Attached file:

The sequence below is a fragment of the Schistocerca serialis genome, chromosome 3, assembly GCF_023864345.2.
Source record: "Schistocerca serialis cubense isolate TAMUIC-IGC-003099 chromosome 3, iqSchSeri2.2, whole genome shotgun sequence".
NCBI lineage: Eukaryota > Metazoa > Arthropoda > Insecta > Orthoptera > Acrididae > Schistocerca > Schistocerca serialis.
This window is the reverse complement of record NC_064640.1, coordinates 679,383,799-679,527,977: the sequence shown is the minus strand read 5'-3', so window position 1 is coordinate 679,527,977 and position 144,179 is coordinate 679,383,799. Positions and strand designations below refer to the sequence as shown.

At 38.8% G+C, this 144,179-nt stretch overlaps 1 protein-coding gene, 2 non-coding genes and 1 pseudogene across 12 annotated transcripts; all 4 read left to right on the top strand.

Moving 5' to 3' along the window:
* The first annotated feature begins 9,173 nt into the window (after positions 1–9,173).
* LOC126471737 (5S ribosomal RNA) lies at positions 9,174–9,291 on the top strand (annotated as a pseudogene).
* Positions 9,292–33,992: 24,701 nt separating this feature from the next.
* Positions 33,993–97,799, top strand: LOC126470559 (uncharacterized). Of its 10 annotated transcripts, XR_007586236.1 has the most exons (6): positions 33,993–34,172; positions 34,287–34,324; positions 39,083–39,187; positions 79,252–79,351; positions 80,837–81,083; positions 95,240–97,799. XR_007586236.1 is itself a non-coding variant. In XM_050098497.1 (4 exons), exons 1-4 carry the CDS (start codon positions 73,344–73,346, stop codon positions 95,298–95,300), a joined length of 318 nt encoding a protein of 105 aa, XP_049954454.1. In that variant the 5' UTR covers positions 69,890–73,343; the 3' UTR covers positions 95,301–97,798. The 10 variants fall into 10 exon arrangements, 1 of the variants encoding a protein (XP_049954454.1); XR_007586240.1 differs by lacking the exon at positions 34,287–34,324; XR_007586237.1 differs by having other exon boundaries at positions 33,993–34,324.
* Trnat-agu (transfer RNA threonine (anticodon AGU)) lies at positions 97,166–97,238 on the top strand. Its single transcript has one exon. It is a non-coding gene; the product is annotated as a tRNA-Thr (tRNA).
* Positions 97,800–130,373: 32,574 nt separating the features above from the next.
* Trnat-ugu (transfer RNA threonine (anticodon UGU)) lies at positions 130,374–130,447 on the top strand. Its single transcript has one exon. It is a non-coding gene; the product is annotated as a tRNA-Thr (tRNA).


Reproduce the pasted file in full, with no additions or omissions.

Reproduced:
The sequence below is a fragment of the Schistocerca serialis genome, chromosome 3, assembly GCF_023864345.2.
Source record: "Schistocerca serialis cubense isolate TAMUIC-IGC-003099 chromosome 3, iqSchSeri2.2, whole genome shotgun sequence".
NCBI lineage: Eukaryota > Metazoa > Arthropoda > Insecta > Orthoptera > Acrididae > Schistocerca > Schistocerca serialis.
This window is the reverse complement of record NC_064640.1, coordinates 679,383,799-679,527,977: the sequence shown is the minus strand read 5'-3', so window position 1 is coordinate 679,527,977 and position 144,179 is coordinate 679,383,799. Positions and strand designations below refer to the sequence as shown.

At 38.8% G+C, this 144,179-nt stretch overlaps 1 protein-coding gene, 2 non-coding genes and 1 pseudogene across 12 annotated transcripts; all 4 read left to right on the top strand.

Moving 5' to 3' along the window:
* The first annotated feature begins 9,173 nt into the window (after positions 1–9,173).
* LOC126471737 (5S ribosomal RNA) lies at positions 9,174–9,291 on the top strand (annotated as a pseudogene).
* Positions 9,292–33,992: 24,701 nt separating this feature from the next.
* Positions 33,993–97,799, top strand: LOC126470559 (uncharacterized). Of its 10 annotated transcripts, XR_007586236.1 has the most exons (6): positions 33,993–34,172; positions 34,287–34,324; positions 39,083–39,187; positions 79,252–79,351; positions 80,837–81,083; positions 95,240–97,799. XR_007586236.1 is itself a non-coding variant. In XM_050098497.1 (4 exons), exons 1-4 carry the CDS (start codon positions 73,344–73,346, stop codon positions 95,298–95,300), a joined length of 318 nt encoding a protein of 105 aa, XP_049954454.1. In that variant the 5' UTR covers positions 69,890–73,343; the 3' UTR covers positions 95,301–97,798. The 10 variants fall into 10 exon arrangements, 1 of the variants encoding a protein (XP_049954454.1); XR_007586240.1 differs by lacking the exon at positions 34,287–34,324; XR_007586237.1 differs by having other exon boundaries at positions 33,993–34,324.
* Trnat-agu (transfer RNA threonine (anticodon AGU)) lies at positions 97,166–97,238 on the top strand. Its single transcript has one exon. It is a non-coding gene; the product is annotated as a tRNA-Thr (tRNA).
* Positions 97,800–130,373: 32,574 nt separating the features above from the next.
* Trnat-ugu (transfer RNA threonine (anticodon UGU)) lies at positions 130,374–130,447 on the top strand. Its single transcript has one exon. It is a non-coding gene; the product is annotated as a tRNA-Thr (tRNA).